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1.
Perspect Biol Med ; 67(2): 227-243, 2024.
Artigo em Inglês | MEDLINE | ID: mdl-38828601

RESUMO

The consensus recommendations by Salter and colleagues (2023) regarding pediatric decision-making intentionally omitted adolescents due to the additional complexity their evolving autonomy presented. Using two case studies, one focused on truth-telling and disclosure and one focused on treatment refusal, this article examines medical decision-making with and for adolescents in the context of the six consensus recommendations. It concludes that the consensus recommendations could reasonably apply to older children.


Assuntos
Consenso , Humanos , Adolescente , Desenvolvimento do Adolescente , Pais/psicologia , Tomada de Decisões , Revelação da Verdade , Recusa do Paciente ao Tratamento , Feminino , Autonomia Pessoal , Masculino
2.
Artigo em Inglês | MEDLINE | ID: mdl-38848462

RESUMO

INTRODUCTION: Patients who leave against medical advice (AMA) face increased risks of negative health outcomes, presenting a challenge for healthcare systems. This study examines demographic and hospital course factors associated with patients leaving AMA after an upper extremity (UE) orthopaedic procedure. METHODS: We analyzed 262,912 patients who underwent UE orthopaedic procedures between 2011 and 2020, using the Healthcare Cost and Utilization Project database. We then compared demographic and hospital course factors between patients who left AMA and those who did not leave AMA. RESULTS: Of 262,912 UE orthopaedic patients, 0.45% (1,173) left AMA. Those more likely to leave AMA were aged 30 to 49 (OR, 5.953, P < 0.001), Black (OR, 1.708, P < 0.001), had Medicaid (OR, 3.436, P < 0.001), and were in the 1st to 25th income percentile (OR, 1.657, P < 0.001). Female patients were less likely to leave AMA than male patients (OR, 0.647, P < 0.001). Patients leaving AMA had longer stays (3.626 versus 2.363 days, P < 0.001) and longer recovery times (2.733 versus 1.977, P < 0.001). CONCLUSION: We found that male, Black, younger than 49 years old, Medicaid-insured, and lowest income quartile patients are more likely to leave AMA after UE orthopaedic treatment.


Assuntos
Procedimentos Ortopédicos , Extremidade Superior , Humanos , Masculino , Feminino , Pessoa de Meia-Idade , Extremidade Superior/cirurgia , Adulto , Fatores de Risco , Estados Unidos , Idoso , Medicaid , Fatores Sexuais , Tempo de Internação , Adulto Jovem , Recusa do Paciente ao Tratamento
3.
Neurosurg Rev ; 47(1): 259, 2024 Jun 07.
Artigo em Inglês | MEDLINE | ID: mdl-38844722

RESUMO

raumatic brain injury (TBI) is a significant global health concern, particularly affecting young individuals, and is a leading cause of mortality and morbidity worldwide. Despite improvements in treatment infrastructure, many TBI patients choose discharge against medical advice (DAMA), often declining necessary surgical interventions. We aimed to investigate the factors that can be associated with DAMA in TBI patients that were recommended to have surgical treatment. This study was conducted at single tertiary university center (2008-2018), by retrospectively reviewing 1510 TBI patients whom visited the emergency room. We analyzed 219 TBI surgical candidates, including 50 declining surgery (refused group) and the others whom agreed and underwent decompressive surgery. Retrospective analysis covered demographic characteristics, medical history, insurance types, laboratory results, CT scan findings, and GCS scores. Statistical analyses identified factors influencing DAMA. Among surgical candidates, 169 underwent surgery, while 50 declined. Age (60.8 ± 17.5 vs. 70.5 ± 13.8 years; p < 0.001), use of anticoagulating medication (p = 0.015), and initial GCS scores (9.0 ± 4.3 vs. 5.3 ± 3.2; p < 0.001) appeared to be associated with refusal of decompressive surgery. Based on our analysis, factors influencing DAMA for decompressive surgery included age, anticoagulant use, and initial GCS scores. Contrary to general expectations and some previous studies, our analysis revealed that the patients' medical conditions had a larger impact than socioeconomic status under the Korean insurance system, which fully covers treatment for TBI. This finding provides new insights into the factors affecting DAMA and could be valuable for future administrative plans involving national insurance.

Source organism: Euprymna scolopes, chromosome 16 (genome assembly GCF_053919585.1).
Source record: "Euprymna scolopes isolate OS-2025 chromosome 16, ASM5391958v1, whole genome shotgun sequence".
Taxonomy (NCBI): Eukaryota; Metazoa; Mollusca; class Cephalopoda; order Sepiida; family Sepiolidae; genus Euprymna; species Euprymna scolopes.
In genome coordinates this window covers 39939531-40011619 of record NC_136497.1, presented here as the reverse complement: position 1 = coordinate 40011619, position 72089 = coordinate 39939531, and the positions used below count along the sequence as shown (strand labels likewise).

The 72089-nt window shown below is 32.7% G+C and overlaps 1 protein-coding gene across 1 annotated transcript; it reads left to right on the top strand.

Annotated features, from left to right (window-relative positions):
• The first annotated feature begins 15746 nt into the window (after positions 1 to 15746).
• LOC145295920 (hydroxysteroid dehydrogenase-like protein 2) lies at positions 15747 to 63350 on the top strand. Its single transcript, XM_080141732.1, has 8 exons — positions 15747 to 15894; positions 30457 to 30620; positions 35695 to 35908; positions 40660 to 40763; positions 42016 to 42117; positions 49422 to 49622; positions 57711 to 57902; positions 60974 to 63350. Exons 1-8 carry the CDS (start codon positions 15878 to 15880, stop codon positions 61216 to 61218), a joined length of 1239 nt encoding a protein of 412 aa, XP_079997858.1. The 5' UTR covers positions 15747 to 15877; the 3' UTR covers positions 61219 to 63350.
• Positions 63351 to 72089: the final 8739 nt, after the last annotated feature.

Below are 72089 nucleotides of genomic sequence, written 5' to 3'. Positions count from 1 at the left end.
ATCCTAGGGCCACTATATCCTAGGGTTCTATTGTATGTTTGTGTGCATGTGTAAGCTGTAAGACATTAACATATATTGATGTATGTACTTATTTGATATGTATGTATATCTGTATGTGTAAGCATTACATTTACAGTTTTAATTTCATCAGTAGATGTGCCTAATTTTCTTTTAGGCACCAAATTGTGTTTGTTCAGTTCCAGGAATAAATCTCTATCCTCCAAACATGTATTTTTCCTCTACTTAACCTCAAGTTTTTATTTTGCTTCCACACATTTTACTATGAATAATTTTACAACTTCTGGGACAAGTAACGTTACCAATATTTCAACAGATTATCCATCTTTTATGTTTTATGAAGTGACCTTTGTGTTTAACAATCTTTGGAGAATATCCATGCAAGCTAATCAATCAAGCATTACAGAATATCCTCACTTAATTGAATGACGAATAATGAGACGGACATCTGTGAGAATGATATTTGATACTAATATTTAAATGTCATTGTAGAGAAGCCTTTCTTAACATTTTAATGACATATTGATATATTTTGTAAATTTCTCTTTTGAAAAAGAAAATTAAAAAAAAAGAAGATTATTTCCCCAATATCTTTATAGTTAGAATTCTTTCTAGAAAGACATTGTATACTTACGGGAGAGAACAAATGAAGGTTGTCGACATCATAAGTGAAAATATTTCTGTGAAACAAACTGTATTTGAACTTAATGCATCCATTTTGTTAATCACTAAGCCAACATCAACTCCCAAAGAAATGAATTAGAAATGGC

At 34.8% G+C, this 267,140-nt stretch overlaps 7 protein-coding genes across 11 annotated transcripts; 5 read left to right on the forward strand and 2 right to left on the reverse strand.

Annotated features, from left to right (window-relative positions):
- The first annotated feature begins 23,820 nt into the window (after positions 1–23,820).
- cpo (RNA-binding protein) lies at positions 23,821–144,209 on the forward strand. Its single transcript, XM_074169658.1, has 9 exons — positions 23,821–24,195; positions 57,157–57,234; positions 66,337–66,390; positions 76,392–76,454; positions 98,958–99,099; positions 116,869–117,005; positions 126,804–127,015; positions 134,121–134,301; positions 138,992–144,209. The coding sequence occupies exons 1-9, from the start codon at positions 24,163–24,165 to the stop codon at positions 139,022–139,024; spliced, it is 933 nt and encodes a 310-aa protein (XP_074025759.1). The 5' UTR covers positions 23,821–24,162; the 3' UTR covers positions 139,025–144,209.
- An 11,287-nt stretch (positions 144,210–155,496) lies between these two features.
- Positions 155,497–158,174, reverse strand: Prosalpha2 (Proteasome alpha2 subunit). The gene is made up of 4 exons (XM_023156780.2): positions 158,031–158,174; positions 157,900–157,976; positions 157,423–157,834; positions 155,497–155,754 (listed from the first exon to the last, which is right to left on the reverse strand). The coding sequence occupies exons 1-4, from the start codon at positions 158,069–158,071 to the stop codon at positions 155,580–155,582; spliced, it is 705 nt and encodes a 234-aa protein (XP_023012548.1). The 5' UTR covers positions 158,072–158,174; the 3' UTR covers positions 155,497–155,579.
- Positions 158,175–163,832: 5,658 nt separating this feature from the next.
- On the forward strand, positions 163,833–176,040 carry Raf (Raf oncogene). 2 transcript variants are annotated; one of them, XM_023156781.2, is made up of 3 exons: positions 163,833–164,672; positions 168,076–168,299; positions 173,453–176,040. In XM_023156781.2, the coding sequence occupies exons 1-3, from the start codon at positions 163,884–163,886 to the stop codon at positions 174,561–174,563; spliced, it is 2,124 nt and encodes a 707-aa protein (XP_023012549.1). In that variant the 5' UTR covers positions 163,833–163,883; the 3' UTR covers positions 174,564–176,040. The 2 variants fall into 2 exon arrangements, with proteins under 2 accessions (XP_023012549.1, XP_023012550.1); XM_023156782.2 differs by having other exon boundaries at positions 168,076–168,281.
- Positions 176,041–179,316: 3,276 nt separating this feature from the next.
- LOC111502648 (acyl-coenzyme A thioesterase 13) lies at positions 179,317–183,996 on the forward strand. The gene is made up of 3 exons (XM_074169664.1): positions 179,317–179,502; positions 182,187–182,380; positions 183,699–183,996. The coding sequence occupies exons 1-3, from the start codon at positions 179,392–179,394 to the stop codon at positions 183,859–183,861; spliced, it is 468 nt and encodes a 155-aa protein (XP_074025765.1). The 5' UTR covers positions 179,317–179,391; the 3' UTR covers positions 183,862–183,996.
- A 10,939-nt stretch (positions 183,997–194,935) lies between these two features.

Assuntos
Lesões Encefálicas Traumáticas , Alta do Paciente , Humanos , Lesões Encefálicas Traumáticas/cirurgia , Masculino , Feminino , Pessoa de Meia-Idade , Idoso , Adulto , Estudos Retrospectivos , Idoso de 80 Anos ou mais , Craniectomia Descompressiva , Recusa do Paciente ao Tratamento , Descompressão Cirúrgica , Escala de Coma de Glasgow
4.
BMJ Glob Health ; 9(5)2024 May 16.
Artigo em Inglês | MEDLINE | ID: mdl-38760025

RESUMO

INTRODUCTION: Efforts to improve oxygen access have focused mainly on the supply side, but it is important to understand demand barriers, such as oxygen refusal among caregivers. We therefore aimed to understand caregiver, community and healthcare provider (HCP) perspectives and experiences of medical oxygen treatments and how these shape oxygen acceptance among caregivers of sick children in Lagos and Jigawa states, which are two contrasting settings in Nigeria. METHODS: Between April 2022 and January 2023, we conducted an exploratory qualitative study using reflexive thematic analysis, involving semistructured interviews with caregivers (Jigawa=18 and Lagos=7), HCPs (Jigawa=7 and Lagos=6) and community group discussions (Jigawa=4 and Lagos=5). We used an inductive-deductive approach to identify codes and themes through an iterative process using the theoretical framework of acceptability and the normalisation process theory as the analytic lens. RESULTS: Medical oxygen prescription was associated with tension, characterised by fear of death, hopelessness about a child's survival and financial distress. These were driven by community narratives around oxygen, past negative experiences and contextual differences between both settings. Caregiver acceptance of medical oxygen was a sense-making process from apprehension and scepticism about their child's survival chances to positioning prescribed oxygen as an 'appropriate' or 'needed' intervention. Achieving this transition occurred through various means, such as trust in HCPs, a perceived sense of urgency for care, previous positive experience of oxygen use and a symbolic perception of oxygen as a technology. Misconceptions and pervasive negative narratives were acknowledged in Jigawa, while in Lagos, the cost was a major reason for oxygen refusal. CONCLUSION: Non-acceptance of medical oxygen treatment for sick children is modifiable in the Nigerian context, with the root causes of refusal being contextually specific. Therefore, a one-size-fits-all policy is unlikely to work. Financial constraints and community attitudes should be addressed in addition to improving client-provider interactions.